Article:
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Charles Frederick, Grand Duke Of Baden
CHARLES FREDERICK, 1ST GRAND DUKE OF BADEN (22 November 1728 – 10 June 1811 ) was Margrave , Elector and later Grand Duke of Baden (initially only Margrave of Baden-Durlach) from 1738 until his death. CONTENTS * 1 Biography * 2 Marriages and children * 3 Ancestry * 4 References * 5 Further reading BIOGRAPHYBorn at Karlsruhe , he was the son of Hereditary Prince Frederick of Baden-Durlach and Amalia of Nassau-Dietz (13 October 1710 – 17 September 1777), the daughter of Johan Willem Friso of Nassau-Dietz . He succeeded his grandfather as Margrave of Baden-Durlach in 1738 and ruled personally from 1746 until 1771, when he inherited Baden-Baden from the Bernhard Line. Upon inheriting the latter margraviate, the original land of Baden was reunited
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Bishopric Of Strassburg
The PRINCE-BISHOPRIC OF STRASSBURG (German : Fürstbistum Straßburg) was an ecclesiastical principality of the Holy Roman Empire
Holy Roman Empire
from the 13th century until 1803. During the late 17th century, most of its territory was annexed by France
France
; this consisted of the areas on the left bank of the Rhine
Rhine
, around the towns of Saverne
Saverne
, Molsheim , Benfeld
Benfeld
, Dachstein , Dambach , Dossenheim-Kochersberg , Erstein , Kästenbolz , Rhinau , and the Mundat (consisting of Rouffach
Rouffach
, Soultz , and Eguisheim
Eguisheim
). The annexations were recognized by the Holy Roman Empire in the Treaty of Ryswick
Treaty of Ryswick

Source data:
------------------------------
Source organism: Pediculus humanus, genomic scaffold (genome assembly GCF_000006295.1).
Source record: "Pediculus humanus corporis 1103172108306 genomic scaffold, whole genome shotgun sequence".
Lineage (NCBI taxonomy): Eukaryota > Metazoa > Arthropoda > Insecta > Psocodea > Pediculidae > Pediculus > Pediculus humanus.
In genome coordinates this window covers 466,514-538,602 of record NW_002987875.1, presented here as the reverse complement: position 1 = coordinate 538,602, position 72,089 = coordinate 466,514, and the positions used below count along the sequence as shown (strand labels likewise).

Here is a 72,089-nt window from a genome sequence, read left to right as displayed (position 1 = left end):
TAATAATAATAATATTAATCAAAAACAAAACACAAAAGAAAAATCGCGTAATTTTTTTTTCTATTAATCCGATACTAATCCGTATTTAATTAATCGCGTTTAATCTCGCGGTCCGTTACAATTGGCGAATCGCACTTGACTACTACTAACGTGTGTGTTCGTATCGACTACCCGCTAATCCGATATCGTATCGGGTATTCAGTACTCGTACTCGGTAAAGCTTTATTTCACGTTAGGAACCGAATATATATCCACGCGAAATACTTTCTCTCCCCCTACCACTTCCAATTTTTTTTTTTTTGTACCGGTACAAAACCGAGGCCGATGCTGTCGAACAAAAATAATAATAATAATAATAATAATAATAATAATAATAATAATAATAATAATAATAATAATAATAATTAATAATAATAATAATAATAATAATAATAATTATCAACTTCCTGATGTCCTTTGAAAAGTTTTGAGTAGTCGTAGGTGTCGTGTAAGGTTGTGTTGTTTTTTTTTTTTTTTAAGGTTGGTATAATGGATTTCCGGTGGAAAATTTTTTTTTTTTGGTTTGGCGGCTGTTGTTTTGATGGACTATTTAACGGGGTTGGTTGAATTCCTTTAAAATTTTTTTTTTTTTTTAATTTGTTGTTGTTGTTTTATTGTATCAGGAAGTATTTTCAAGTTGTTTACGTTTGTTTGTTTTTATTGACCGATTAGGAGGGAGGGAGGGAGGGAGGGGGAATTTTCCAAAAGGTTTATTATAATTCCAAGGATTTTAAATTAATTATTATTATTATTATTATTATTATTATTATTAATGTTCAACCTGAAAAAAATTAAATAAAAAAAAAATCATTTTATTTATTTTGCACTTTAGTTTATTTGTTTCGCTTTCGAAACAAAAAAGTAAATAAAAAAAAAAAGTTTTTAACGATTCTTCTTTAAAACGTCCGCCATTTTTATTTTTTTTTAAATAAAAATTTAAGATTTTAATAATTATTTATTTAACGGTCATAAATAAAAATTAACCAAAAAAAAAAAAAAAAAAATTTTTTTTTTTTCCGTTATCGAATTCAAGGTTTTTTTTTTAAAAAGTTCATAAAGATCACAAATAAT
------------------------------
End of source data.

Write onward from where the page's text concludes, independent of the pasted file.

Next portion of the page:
of 1697
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Bishopric Of Speyer
The BISHOPRIC OF SPEYER, or PRINCE-BISHOPRIC OF SPEYER (formerly known as Spires in English), was an ecclesiastical principality in what are today the German states of Rhineland-Palatinate
Rhineland-Palatinate
and Baden-Württemberg
Baden-Württemberg
. It was secularized in 1803. The prince-bishop resided in Speyer, a Free Imperial City
Free Imperial City
, until the 14th century when he moved his residence to Uddenheim ( Philippsburg
Philippsburg
), then in 1723 to Bruchsal
Bruchsal
, in large part due to the tense relationship between successive prince-bishops and the civic authorities of the Free City, officially Protestant since the Reformation. The prince-provostry of Wissemburg in Alsace was ruled by the prince-bishop of Speyer
Speyer
in a personal union
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Breisgau
BREISGAU is an area in southwest Germany
Germany
between the Rhine
Rhine
River and the foothills of the Black Forest
Black Forest
. Part of the state of Baden-Württemberg
Baden-Württemberg
, it centers on the city of Freiburg im Breisgau
Freiburg im Breisgau
. The district Breisgau-Hochschwarzwald , which partly consists of the Breisgau, is named after the Black Forest
Black Forest